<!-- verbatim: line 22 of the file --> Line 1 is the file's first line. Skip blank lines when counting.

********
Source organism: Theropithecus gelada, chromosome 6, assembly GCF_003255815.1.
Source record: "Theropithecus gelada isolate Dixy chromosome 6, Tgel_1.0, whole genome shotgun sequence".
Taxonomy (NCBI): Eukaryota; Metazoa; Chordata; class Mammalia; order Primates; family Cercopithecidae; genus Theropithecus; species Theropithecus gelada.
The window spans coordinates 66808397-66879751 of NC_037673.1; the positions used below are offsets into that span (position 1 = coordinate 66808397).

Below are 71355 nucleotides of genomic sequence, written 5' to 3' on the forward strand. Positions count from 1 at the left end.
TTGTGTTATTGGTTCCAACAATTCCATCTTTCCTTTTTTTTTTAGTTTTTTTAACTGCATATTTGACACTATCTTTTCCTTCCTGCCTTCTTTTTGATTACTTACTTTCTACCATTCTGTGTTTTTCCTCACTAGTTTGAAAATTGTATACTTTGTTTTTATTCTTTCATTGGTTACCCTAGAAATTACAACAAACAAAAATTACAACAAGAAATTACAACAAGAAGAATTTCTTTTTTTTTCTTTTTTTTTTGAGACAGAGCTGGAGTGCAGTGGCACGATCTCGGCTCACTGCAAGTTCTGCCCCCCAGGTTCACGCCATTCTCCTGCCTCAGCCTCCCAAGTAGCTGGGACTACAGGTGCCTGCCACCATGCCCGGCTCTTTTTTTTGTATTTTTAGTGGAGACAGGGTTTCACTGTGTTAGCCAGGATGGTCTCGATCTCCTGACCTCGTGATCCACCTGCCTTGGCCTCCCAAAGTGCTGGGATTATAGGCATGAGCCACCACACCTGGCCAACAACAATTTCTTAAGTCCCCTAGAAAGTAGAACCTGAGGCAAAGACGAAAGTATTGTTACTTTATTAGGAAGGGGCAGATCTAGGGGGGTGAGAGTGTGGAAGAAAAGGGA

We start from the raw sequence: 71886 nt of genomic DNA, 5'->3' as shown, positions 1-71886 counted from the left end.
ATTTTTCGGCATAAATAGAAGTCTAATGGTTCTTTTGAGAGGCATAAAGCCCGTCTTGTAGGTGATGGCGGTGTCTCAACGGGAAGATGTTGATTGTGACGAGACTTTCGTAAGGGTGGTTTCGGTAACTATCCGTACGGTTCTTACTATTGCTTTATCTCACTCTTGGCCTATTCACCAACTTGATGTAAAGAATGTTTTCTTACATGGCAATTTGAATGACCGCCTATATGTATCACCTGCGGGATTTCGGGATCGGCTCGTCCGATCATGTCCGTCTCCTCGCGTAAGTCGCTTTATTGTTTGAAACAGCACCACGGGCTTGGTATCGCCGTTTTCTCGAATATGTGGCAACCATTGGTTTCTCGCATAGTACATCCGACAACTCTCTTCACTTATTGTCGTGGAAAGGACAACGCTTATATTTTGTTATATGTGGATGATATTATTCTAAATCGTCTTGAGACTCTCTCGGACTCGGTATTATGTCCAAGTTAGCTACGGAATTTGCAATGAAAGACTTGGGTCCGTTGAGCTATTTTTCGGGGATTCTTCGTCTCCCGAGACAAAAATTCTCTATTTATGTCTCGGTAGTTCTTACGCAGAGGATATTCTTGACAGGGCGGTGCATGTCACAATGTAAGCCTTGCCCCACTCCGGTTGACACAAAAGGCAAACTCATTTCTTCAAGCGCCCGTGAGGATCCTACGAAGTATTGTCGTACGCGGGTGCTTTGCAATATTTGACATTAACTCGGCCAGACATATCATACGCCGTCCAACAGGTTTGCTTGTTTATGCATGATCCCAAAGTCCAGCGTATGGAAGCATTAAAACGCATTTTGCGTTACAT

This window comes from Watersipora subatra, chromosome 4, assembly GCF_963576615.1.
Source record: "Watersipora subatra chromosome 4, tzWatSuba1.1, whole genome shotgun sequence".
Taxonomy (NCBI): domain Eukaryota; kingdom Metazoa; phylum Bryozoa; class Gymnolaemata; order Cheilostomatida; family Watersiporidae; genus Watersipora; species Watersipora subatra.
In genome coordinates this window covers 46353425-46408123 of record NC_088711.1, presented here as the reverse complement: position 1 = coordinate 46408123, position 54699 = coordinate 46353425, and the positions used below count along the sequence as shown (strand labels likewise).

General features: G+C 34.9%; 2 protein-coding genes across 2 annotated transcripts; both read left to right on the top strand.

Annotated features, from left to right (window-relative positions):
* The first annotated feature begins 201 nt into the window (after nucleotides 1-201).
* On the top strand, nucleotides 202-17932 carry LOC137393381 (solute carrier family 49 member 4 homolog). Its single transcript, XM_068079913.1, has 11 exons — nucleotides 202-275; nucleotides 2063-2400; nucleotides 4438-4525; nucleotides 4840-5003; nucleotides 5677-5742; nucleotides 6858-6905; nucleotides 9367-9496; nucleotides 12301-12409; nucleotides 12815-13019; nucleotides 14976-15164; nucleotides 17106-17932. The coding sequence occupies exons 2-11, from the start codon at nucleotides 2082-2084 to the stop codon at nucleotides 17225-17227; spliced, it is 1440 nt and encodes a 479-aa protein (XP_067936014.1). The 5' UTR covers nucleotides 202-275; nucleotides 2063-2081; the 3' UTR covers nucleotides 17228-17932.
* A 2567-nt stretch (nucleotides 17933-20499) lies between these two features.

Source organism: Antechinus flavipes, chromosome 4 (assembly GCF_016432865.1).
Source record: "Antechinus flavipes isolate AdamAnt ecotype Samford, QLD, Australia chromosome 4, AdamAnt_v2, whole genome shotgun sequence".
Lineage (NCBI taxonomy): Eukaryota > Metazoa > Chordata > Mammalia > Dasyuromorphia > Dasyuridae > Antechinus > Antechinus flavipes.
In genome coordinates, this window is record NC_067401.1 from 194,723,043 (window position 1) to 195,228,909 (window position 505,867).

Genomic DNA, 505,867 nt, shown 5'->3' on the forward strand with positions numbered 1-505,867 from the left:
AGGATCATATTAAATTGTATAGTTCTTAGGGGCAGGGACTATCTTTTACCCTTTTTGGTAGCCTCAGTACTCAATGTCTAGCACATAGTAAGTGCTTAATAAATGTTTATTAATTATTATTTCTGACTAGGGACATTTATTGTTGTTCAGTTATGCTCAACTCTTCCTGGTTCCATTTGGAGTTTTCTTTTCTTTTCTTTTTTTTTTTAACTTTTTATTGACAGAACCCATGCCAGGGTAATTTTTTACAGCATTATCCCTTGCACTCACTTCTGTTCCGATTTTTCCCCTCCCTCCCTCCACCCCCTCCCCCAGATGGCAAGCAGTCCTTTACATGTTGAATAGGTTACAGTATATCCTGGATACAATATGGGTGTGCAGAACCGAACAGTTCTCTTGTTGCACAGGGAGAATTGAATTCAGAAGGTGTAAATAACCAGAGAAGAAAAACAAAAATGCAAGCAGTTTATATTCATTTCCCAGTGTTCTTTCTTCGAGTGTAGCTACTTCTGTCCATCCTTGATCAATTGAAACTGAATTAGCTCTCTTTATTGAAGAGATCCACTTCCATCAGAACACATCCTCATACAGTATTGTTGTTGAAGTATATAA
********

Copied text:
Genomic DNA, 505,867 nt, shown 5'->3' on the forward strand with positions numbered 1-505,867 from the left: